Photo courtesy of the Stiles family —
Men came to the Stiles’ ceremonial hogan at Castle Butte to enlist to fight in World War II.
Imagine the Hubbell Building as it was in its heyday! The Winslow Chamber of Commerce meeting room much resembled the bullring it once was at the January Second Saturday program about the trading history of the area. As you entered, wool was waiting to be weighed by the still working scales. Going back into the bullring, one’s eyes swept around the room, taking in beautifully carved kachinas, rugs and blankets of all colors, many of them personalized with the traders’/owners’ names. More colors were waiting to be noticed–pictures, artwork, pottery and jewelry.
The people–ah, the people! Many wore their fine jewelry, Dona Harris wore her traditional Indian dress and there was even a real Indian princess present. Lovely Taylor Kirk, a senior at Winslow High School and a student of Don Baker, is Miss Winslow. She was a charming guest in her Bluebird Flour sack gown, jewelry and beautiful smile.
If you were one of the fortunate ones who had a seat at this Winslow Historical Society event, you were welcomed by Baker, who gave a brief overview of the trading history. His wife Charlotte did as all traders’ wives did, assisting her hus-band with the visual part of the presentation.
Trade began with the first contact of Anglo and Native Americans. Trade items included silver work, corn, leather, sheep, mules, cattle and vegetables. Mountain men traded with Indian groups to get more furs, and bought their supplies at trading locations such as Ft. Bent. They also needed guns, powder, knives and coffee, and may have journeyed to Santa Fe and Taos for these, as well as other necessities.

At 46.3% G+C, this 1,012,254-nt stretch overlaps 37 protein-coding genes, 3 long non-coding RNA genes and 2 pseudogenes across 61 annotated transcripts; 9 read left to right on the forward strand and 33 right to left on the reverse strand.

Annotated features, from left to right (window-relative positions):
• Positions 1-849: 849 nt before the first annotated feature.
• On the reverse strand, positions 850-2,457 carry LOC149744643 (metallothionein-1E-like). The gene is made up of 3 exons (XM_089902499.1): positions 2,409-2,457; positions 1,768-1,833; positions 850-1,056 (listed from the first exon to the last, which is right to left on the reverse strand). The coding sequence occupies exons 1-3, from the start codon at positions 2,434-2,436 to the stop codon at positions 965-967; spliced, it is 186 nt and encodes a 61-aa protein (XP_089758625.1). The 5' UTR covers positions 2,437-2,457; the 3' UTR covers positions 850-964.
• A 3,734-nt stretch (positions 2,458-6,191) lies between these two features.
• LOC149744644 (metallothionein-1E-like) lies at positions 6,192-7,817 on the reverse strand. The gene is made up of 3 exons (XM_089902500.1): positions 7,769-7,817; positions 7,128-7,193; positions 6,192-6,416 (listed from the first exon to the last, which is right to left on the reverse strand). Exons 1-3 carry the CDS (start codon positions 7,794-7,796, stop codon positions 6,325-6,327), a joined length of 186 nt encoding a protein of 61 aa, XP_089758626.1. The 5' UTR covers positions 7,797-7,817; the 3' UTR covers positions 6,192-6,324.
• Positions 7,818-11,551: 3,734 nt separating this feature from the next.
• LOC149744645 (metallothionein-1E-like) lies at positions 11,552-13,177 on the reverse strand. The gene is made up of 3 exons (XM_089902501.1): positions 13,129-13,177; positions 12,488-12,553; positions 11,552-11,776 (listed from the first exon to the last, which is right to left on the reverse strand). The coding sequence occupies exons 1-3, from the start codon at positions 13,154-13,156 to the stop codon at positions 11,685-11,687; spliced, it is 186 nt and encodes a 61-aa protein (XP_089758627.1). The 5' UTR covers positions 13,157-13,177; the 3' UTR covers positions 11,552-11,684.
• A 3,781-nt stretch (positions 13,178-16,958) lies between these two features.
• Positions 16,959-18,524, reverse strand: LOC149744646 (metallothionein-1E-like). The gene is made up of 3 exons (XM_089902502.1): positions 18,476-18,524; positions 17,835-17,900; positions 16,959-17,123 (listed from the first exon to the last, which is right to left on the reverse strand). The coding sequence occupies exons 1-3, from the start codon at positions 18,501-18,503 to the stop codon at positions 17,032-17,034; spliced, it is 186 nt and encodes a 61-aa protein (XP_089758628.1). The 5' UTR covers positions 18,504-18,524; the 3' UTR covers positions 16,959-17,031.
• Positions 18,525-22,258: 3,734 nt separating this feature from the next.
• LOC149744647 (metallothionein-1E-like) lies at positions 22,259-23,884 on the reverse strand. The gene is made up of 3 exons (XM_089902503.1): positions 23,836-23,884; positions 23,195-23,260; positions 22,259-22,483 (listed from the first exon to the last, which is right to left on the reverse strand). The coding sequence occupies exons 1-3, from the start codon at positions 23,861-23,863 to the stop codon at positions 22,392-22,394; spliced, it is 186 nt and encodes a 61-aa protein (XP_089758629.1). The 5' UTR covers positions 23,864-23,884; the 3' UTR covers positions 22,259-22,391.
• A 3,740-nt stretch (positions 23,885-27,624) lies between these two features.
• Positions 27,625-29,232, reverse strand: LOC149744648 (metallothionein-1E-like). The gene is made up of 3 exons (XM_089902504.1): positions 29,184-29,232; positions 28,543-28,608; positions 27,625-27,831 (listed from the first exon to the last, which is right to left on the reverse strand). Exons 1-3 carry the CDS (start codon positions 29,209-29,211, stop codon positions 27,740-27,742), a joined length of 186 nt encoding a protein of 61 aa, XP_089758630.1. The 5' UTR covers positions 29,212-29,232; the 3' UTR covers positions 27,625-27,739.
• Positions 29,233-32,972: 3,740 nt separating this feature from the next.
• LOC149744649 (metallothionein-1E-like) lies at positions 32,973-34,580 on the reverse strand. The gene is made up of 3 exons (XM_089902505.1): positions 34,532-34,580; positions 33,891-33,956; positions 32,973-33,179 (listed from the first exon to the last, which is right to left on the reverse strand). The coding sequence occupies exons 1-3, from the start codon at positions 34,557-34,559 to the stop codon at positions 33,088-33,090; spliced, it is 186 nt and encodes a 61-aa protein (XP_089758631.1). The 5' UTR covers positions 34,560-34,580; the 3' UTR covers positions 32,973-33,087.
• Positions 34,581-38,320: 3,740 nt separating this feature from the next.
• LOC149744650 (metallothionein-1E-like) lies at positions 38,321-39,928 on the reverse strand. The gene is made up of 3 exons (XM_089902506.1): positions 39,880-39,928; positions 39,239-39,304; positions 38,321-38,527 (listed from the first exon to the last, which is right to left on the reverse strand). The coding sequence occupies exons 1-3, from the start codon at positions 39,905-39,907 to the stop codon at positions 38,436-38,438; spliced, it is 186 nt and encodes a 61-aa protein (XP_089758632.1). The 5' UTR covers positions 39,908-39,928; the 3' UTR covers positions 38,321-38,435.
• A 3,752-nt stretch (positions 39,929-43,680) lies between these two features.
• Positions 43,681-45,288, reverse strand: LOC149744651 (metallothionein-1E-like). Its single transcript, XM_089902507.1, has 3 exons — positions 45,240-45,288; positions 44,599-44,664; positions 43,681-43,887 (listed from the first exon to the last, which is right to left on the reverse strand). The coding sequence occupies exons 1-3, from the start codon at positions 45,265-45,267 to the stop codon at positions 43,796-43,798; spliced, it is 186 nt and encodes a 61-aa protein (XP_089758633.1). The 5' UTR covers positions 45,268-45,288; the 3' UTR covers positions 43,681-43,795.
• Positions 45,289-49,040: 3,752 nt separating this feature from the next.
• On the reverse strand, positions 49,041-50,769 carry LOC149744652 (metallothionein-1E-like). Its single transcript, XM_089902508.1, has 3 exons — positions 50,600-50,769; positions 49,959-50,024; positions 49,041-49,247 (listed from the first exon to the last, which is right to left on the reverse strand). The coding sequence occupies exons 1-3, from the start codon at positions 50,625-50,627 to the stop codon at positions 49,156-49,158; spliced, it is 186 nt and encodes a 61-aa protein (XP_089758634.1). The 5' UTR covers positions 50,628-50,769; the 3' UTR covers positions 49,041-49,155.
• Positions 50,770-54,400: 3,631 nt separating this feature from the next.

As America expanded westward and after the Civil War, more trading occurred. The Long Walk forced Navajos to march 300 miles to Bosque Redondo. With the creation of the reservation system on their return, trading posts really began in the Four Corners area.
Among famous trading names in the 1870s were Juan Lorenzo Hubbell and his partner C.N. Cotton, Thomas Keam, Babbitt, Wetheril, Foutz, Day and Richardson. Some had posts, while others traded from a wagon or a tent. At one point there were more than 254 trading posts in the Four Corners operated by more modern names, including Borum, Tobe Turpin, Goulding, McGee, Burnham, Stiles, Bruchman, Rinker/Baker and many others.
A trader was more than a merchant. He was part of the reservation community where he doctored people and animals, hosted guests, furnished transportation, served as banker and postmaster, was a source of employment, and developed roads and water supplies. It is believed that without the trader, Native American crafts would not have gone very far. Hubbell en-couraged rug and blanket weaving. Others encouraged the silversmiths. All told, 4,000 talented craftsmen found employ-ment.
Bob Hall shared the history of the Winslow Hubbell Building built in 1917 by the Richardsons. The building is made of local Fenton brick, which was manufactured by Bonnie Brennan’s father. When the brick ran out, the resourceful builders recycled. You can see where they used the brick remaining in two nearby burned homes to finish an outer wall.
In 1924, the building was sold to Lorenzo Hubble, who had many trading posts, but no rail contact. This area supplied wool for the entire United States, especially the eastern clothing mills. A spur was built across Second Street to the ware-house where the wool was processed and stored until it was shipped.
Politics had to play a part in this building’s history, though. A sturdy, efficient elevator was installed, running from the basement to the main floor, but because it was not registered with the state at the time of installation, the state inspector, after a 1½-hour trial run, slapped a lock on it.